Even “gravity issues” are no longer off-limits; I’ve been hearing anecdotes lately about pastors blaming parishioners for moving away, accusing them of being “in rebellion” because obviously “Jesus” wanted them to remain in their home church area!

And as usual, there’s a reason for their choice of response.

It’s not an accident that Christians so often blame those who reject their overtures. When you hear these accusations flung at those who are leaving churches (and oh, fundagelicals especially do love to make accusations–do you ever wonder why? I don’t…), you’re hearing something not only common but downright institutional in scope: a phenomenon that is all but dictated and prescribed by Christians’ leftover feelings of entitlement and their resentment over the loss of their onetime privilege.

Here’s Why Their Reaction To Churn Is Important.

A business that treats churn as the customer’s fault 100% of the time is a business that feels an excessive amount of entitlement to that customer’s business. Christian leaders once had a perfectly justifiable sense of entitlement to their customers’ patronage; the social cost of rejecting the religion was so incredibly high that most people didn’t dare to sever that relationship. I don’t think they’ve figured out how to deal with a world where an increasing number of people don’t feel that kind of fear anymore.

If a company feels that it has customers by the short-and-curly hairs, then they’re not exactly going to care about honesty, customer service, or basic human decency. They’re going to feel like they can do whatever they want to customers and their victims won’t have any choice but to take it. (This is exactly why we have such stringent laws around monopolies!)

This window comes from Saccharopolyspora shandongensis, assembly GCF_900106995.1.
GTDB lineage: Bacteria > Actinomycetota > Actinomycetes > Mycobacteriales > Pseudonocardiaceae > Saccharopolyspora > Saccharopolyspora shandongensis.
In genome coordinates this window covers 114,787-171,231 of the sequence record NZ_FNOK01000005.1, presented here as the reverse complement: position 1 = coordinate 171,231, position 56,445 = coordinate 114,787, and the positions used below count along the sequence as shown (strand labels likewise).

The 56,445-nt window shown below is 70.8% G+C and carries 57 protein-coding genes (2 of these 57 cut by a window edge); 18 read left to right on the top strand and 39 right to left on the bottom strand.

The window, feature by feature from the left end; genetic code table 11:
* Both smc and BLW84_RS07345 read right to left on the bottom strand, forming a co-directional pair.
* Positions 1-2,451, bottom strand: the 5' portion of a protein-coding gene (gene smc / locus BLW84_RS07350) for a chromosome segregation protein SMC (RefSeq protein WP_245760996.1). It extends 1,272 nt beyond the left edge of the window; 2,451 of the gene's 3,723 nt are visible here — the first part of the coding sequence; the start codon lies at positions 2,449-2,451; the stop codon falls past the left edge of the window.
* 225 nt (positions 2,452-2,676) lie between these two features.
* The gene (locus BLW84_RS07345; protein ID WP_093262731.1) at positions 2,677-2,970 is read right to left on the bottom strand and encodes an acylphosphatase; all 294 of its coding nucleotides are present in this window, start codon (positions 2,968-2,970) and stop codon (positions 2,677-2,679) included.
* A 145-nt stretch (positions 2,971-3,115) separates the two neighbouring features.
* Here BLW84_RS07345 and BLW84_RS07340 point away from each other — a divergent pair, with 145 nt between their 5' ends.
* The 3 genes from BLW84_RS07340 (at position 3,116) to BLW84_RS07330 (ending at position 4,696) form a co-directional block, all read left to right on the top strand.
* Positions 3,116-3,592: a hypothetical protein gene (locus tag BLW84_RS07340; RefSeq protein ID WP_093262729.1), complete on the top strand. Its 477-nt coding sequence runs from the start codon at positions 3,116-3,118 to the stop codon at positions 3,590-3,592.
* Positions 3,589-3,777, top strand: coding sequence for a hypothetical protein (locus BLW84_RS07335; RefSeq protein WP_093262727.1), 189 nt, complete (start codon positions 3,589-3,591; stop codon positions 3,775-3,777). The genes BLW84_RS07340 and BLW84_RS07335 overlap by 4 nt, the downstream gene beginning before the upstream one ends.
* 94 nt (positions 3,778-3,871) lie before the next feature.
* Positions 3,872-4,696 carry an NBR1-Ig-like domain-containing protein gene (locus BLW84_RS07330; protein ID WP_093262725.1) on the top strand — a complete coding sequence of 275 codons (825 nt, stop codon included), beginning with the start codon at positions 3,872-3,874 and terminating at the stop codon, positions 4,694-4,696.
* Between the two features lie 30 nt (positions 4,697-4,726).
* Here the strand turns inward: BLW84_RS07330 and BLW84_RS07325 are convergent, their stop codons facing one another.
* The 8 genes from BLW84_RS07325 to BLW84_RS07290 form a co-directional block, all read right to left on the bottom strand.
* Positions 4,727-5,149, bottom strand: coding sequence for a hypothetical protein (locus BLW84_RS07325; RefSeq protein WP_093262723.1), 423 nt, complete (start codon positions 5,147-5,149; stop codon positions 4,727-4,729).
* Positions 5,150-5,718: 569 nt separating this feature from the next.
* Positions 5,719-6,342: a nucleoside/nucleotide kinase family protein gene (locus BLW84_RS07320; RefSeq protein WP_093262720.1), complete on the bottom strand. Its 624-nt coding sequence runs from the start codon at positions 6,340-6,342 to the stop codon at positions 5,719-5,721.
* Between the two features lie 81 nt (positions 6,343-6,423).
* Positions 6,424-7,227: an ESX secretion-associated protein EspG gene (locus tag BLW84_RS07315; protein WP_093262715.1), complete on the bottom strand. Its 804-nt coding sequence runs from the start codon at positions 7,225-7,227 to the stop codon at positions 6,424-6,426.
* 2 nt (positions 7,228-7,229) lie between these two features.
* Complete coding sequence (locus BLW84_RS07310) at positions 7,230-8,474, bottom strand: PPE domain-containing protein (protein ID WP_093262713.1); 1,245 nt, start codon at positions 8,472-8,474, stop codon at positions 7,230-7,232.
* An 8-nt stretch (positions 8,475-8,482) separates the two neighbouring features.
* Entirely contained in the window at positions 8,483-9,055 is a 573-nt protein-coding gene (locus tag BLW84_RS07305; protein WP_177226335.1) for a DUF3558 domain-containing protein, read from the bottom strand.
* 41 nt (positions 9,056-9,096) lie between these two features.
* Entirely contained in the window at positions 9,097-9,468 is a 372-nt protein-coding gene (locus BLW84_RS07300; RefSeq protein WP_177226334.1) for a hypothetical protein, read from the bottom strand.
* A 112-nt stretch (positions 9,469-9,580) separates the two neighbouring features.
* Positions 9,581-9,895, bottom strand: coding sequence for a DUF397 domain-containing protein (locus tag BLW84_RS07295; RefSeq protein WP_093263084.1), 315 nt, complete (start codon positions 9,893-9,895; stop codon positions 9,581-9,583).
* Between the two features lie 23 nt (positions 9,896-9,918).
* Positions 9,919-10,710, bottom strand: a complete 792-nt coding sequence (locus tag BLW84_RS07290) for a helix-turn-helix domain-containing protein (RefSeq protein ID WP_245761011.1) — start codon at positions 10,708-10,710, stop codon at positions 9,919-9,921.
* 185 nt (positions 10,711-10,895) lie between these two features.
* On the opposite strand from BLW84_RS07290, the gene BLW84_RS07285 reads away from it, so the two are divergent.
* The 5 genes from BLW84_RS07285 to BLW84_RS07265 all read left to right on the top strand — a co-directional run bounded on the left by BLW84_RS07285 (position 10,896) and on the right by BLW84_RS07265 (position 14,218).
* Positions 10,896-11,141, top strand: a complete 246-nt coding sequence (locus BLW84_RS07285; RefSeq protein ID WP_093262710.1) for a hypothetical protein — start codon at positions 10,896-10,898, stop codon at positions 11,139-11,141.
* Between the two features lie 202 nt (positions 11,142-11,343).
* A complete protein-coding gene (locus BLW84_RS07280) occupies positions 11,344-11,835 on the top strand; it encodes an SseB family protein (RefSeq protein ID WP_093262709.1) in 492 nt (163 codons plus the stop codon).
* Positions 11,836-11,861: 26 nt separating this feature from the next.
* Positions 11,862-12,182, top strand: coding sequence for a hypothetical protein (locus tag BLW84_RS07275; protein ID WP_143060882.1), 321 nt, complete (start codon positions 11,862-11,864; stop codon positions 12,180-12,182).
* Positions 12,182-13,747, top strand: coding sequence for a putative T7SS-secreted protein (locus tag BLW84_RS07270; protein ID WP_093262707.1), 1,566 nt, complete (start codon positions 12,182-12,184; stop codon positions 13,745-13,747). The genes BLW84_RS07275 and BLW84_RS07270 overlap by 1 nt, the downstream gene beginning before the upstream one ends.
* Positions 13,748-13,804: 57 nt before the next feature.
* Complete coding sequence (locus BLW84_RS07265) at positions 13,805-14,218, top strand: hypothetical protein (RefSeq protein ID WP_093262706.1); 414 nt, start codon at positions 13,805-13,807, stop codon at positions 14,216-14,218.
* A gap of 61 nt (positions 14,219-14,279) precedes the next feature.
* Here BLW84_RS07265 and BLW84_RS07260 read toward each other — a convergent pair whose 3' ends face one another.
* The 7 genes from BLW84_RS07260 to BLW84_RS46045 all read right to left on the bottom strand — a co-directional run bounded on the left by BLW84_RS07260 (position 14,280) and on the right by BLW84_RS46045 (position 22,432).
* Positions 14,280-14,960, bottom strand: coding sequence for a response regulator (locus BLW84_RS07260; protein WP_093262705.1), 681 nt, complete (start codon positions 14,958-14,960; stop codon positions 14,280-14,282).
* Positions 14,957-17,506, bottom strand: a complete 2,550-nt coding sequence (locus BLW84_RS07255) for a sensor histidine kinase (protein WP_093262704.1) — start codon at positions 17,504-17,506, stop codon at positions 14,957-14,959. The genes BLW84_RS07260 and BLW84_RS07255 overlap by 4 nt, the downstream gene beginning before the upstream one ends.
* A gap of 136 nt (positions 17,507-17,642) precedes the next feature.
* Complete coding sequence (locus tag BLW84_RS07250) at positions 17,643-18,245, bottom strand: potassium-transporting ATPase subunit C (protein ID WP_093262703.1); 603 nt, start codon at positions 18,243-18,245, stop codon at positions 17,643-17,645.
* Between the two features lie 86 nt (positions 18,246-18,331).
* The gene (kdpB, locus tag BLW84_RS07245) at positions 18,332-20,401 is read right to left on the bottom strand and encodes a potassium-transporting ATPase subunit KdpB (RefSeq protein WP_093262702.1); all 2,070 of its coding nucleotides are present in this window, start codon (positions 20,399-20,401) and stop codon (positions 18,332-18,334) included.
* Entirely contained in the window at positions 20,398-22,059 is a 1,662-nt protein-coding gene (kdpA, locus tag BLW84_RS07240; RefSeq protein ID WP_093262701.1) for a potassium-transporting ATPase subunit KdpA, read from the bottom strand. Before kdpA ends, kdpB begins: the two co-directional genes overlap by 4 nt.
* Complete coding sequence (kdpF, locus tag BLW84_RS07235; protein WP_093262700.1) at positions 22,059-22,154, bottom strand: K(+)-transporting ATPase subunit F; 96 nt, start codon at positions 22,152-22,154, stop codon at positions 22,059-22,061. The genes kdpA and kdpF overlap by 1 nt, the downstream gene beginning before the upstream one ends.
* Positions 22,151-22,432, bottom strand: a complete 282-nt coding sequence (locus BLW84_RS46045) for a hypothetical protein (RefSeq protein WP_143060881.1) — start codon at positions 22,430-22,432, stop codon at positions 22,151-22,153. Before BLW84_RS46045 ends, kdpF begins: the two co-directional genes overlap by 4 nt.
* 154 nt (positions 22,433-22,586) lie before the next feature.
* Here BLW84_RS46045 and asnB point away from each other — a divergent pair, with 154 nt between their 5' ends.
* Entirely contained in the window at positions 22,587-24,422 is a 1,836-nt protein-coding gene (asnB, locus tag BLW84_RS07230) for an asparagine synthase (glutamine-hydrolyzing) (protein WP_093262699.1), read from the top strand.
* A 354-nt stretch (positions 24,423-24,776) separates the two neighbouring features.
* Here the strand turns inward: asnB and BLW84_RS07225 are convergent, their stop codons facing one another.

Thankfully, Christians don’t have the luxury of unwarranted, uncontested privilege anymore, nor the power to compel compliance as they did in the “good ole days” they often pine for.

The more choices consumers have, on the flip side, and the less costly it is to them to sever a business relationship they don’t want anymore, the less leeway businesses have to mistreat them.

In the end, that might well be Al Mohler’s big problem with churn: it shows that his business is losing its power in such a tangible way that he has no choice but to demonize his ex-customers as ferociously as he can. If he had a way to sell the religion in such a way that it actually made sense to “purchase” it, he already would have gone that route. Instead, what he’s got are insults, wild speculation, dehumanization, belittlement, and dishonesty.